Berlusconi breaks Murdoch monopoly on pay TV

ROME In the 1980s Silvio Berlusconi broke pubcaster RAI’s broadcasting monopoly by launching commercial TV in Italy. Now his son Piersilvio is breaking Rupert Murdoch’s monopoly on Italo pay TV.

Berlusconi Jr., who recently unveiled Mediaset’s feeveechannels beamed on digital terrestrial television, made it clear that free TV remains its core business, with the web’s three free-to-air channels commanding 40% of audience share.

Still, after an active year that saw Mediaset buy a 33% stake in Endemol last spring, it’s clear the conglom is “entering a new phase,” as Piersilvio Berlusconi put it. It looks likely to have far-reaching consequences for the 22 million Italian TV households, if nothing else as a driver for the country’s planned 2012 switchover to digital.

Massively plugged by spots featuring thesps Hugh Laurie and Uma Thurman, the Mediaset Premium Gallery offering consists of just three channels, each with a mix of movies and serials.

What makes them so alluring — and competitive with Murdoch’s satcaster Sky Italia — is that they are packed with 3,000 hours per year of hot, Hollywood product thanks to four-year volume deals Mediaset inked last year with Warner Bros. and Universal worth a whopping $500 million-$600 million.

Mediaset has since also pacted with NBC Universal to launch the male-oriented Steel on Premium Gallery, produced independently by NBC U. It will feature blocks of the Sci Fi channel, which has finally landed in Italy, the only major European market where it was absent, notes NBC U Italy topper Luca Cadura.

Besides Laurie starrer “House,” a former Sky Italia staple that Mediaset is beaming exclusively on the pay-package’s family-oriented Joi channel, the offering includes “ER,” “Law & Order,” “The OC,” “Veronica Mars,” “Friends” and “Gossip Girl” — the last three on femme-skewed Mya. All peppered with hit pics such as “Ocean’s Thirteen,” “The Bourne Ultimatum” and “300,” to name a few.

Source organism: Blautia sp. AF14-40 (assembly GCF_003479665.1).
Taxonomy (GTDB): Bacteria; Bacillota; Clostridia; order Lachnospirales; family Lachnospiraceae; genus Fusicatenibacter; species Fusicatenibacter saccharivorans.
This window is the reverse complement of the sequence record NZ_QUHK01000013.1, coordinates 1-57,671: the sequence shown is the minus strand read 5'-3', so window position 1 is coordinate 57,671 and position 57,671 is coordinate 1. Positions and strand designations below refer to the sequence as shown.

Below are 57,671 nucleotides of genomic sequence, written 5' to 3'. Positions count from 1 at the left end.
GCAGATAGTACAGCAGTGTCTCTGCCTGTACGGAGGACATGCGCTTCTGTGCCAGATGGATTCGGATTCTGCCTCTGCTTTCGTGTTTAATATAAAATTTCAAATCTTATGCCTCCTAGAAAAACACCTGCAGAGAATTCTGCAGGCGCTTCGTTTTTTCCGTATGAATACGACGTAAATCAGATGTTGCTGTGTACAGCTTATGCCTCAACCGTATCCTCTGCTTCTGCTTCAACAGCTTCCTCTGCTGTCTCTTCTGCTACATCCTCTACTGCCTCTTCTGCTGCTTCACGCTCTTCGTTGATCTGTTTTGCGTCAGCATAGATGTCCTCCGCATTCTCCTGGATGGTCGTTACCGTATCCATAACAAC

At e8 ($11.60) a month, Premium Gallery is competitively priced, especially considering that Italy’s free DTT offerings include RAI Sport, Tarak ben Ammar’s Sportitalia, BBC World and Mediaset’s own free DTT channel Iris, dedicated to movies and fiction. On top of that, Italos can buy soccer and movies from Mediaset in pay-per-view.

“There is a huge segment of the Italian audience out there willing to pay for TV; but not for lots of channels that they aren’t interested in,” said Piersilvio Berlusconi unveiling the package in Monte Carlo’s posh Hotel de Paris. “Our goal is not a bloody war, but to compete and cohabit, even if that is incredibly difficult.”

Berlusconi said he planned to meet News Corp.’s James Murdoch to discuss putting Premium Gallery on Sky Italia as a separate offering.

Sky, for its part, feigned indifference. “It proves that Italy’s pay TV market is open to pluralism and competition,” says Sky Italia spokesman Tullio Camiglieri.

According to Milan media analyst Francesco Siliato, author of a recent report on digital terrestrial pay TV in Europe, Mediaset’s move won’t have a big impact on Sky’s more high-end 4.3 million subscribers, who pay an average of $52 per month for dozens of channels, even though Sky offers a $21 basic package.

Still, as Mediaset digital director Federico Di Chio points out, “Without the product we bought from Warners and Universal Sky Italia will be short about 250 movies a year and between 30% and 35% of their prime series.”

That is the type of leverage Mediaset will bring to the table when talking to Sky Italia about launching from its platform.

Meanwhile, Mediaset plans to break-even by 2010 by having Premium Gallery beam into 3 million Italian homes. As 5.6 million homes are already equipped with a DTT decoder that goal seems more than realistic.

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